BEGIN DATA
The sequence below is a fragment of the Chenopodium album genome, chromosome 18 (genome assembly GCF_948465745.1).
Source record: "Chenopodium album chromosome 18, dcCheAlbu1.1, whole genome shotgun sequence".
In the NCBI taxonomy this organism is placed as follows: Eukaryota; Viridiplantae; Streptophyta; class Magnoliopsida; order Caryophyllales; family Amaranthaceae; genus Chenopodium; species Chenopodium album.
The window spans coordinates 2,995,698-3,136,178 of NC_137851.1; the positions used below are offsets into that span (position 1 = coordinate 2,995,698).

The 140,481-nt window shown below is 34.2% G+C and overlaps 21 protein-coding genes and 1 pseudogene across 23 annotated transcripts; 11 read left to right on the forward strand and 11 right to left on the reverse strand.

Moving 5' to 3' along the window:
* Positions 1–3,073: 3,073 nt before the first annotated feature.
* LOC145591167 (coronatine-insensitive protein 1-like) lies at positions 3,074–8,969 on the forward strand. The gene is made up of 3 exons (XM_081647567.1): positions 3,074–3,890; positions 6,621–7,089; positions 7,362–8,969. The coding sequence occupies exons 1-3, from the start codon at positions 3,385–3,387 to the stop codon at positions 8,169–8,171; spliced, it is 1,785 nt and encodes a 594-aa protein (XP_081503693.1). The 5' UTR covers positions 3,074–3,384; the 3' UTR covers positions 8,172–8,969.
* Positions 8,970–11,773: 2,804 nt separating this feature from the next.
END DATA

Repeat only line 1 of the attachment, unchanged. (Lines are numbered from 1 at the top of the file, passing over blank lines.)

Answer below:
The sequence below is a fragment of the Chenopodium album genome, chromosome 18 (genome assembly GCF_948465745.1).